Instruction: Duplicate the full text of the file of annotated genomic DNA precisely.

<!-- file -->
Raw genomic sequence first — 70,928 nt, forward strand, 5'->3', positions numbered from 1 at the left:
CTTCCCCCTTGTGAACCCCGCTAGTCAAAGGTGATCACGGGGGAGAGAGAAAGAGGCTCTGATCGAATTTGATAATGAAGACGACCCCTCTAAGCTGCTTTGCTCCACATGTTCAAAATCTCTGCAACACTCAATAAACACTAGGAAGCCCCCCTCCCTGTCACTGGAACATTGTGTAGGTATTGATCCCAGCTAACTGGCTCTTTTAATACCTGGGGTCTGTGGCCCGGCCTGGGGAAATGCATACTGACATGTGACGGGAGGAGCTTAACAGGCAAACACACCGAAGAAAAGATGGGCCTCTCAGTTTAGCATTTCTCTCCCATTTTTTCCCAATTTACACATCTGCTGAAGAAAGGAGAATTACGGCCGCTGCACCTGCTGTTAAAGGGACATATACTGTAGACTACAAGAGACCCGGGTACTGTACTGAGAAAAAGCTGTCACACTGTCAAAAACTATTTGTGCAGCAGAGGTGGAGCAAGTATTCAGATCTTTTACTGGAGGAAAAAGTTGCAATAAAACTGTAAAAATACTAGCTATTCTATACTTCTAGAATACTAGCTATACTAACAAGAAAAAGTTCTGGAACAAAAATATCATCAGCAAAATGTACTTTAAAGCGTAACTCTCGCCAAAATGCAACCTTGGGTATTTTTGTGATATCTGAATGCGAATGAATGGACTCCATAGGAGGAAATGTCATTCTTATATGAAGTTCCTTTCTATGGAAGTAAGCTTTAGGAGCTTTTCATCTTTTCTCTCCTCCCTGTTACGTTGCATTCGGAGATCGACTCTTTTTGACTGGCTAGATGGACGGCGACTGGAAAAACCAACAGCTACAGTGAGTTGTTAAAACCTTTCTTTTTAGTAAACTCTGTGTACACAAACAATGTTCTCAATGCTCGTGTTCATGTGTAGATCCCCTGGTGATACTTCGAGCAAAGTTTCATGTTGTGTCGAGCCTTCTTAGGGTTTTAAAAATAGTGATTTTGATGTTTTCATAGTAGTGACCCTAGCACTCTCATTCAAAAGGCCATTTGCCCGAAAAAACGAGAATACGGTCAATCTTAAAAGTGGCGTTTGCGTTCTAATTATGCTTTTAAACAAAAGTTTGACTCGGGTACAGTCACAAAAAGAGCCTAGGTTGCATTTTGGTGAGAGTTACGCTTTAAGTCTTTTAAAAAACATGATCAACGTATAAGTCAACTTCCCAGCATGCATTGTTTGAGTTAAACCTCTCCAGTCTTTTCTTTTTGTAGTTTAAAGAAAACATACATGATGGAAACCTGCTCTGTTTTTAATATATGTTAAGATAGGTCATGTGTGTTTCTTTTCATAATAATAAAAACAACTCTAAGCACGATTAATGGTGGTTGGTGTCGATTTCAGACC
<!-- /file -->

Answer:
Raw genomic sequence first — 70,928 nt, forward strand, 5'->3', positions numbered from 1 at the left:
CTTCCCCCTTGTGAACCCCGCTAGTCAAAGGTGATCACGGGGGAGAGAGAAAGAGGCTCTGATCGAATTTGATAATGAAGACGACCCCTCTAAGCTGCTTTGCTCCACATGTTCAAAATCTCTGCAACACTCAATAAACACTAGGAAGCCCCCCTCCCTGTCACTGGAACATTGTGTAGGTATTGATCCCAGCTAACTGGCTCTTTTAATACCTGGGGTCTGTGGCCCGGCCTGGGGAAATGCATACTGACATGTGACGGGAGGAGCTTAACAGGCAAACACACCGAAGAAAAGATGGGCCTCTCAGTTTAGCATTTCTCTCCCATTTTTTCCCAATTTACACATCTGCTGAAGAAAGGAGAATTACGGCCGCTGCACCTGCTGTTAAAGGGACATATACTGTAGACTACAAGAGACCCGGGTACTGTACTGAGAAAAAGCTGTCACACTGTCAAAAACTATTTGTGCAGCAGAGGTGGAGCAAGTATTCAGATCTTTTACTGGAGGAAAAAGTTGCAATAAAACTGTAAAAATACTAGCTATTCTATACTTCTAGAATACTAGCTATACTAACAAGAAAAAGTTCTGGAACAAAAATATCATCAGCAAAATGTACTTTAAAGCGTAACTCTCGCCAAAATGCAACCTTGGGTATTTTTGTGATATCTGAATGCGAATGAATGGACTCCATAGGAGGAAATGTCATTCTTATATGAAGTTCCTTTCTATGGAAGTAAGCTTTAGGAGCTTTTCATCTTTTCTCTCCTCCCTGTTACGTTGCATTCGGAGATCGACTCTTTTTGACTGGCTAGATGGACGGCGACTGGAAAAACCAACAGCTACAGTGAGTTGTTAAAACCTTTCTTTTTAGTAAACTCTGTGTACACAAACAATGTTCTCAATGCTCGTGTTCATGTGTAGATCCCCTGGTGATACTTCGAGCAAAGTTTCATGTTGTGTCGAGCCTTCTTAGGGTTTTAAAAATAGTGATTTTGATGTTTTCATAGTAGTGACCCTAGCACTCTCATTCAAAAGGCCATTTGCCCGAAAAAACGAGAATACGGTCAATCTTAAAAGTGGCGTTTGCGTTCTAATTATGCTTTTAAACAAAAGTTTGACTCGGGTACAGTCACAAAAAGAGCCTAGGTTGCATTTTGGTGAGAGTTACGCTTTAAGTCTTTTAAAAAACATGATCAACGTATAAGTCAACTTCCCAGCATGCATTGTTTGAGTTAAACCTCTCCAGTCTTTTCTTTTTGTAGTTTAAAGAAAACATACATGATGGAAACCTGCTCTGTTTTTAATATATGTTAAGATAGGTCATGTGTGTTTCTTTTCATAATAATAAAAACAACTCTAAGCACGATTAATGGTGGTTGGTGTCGATTTCAGACC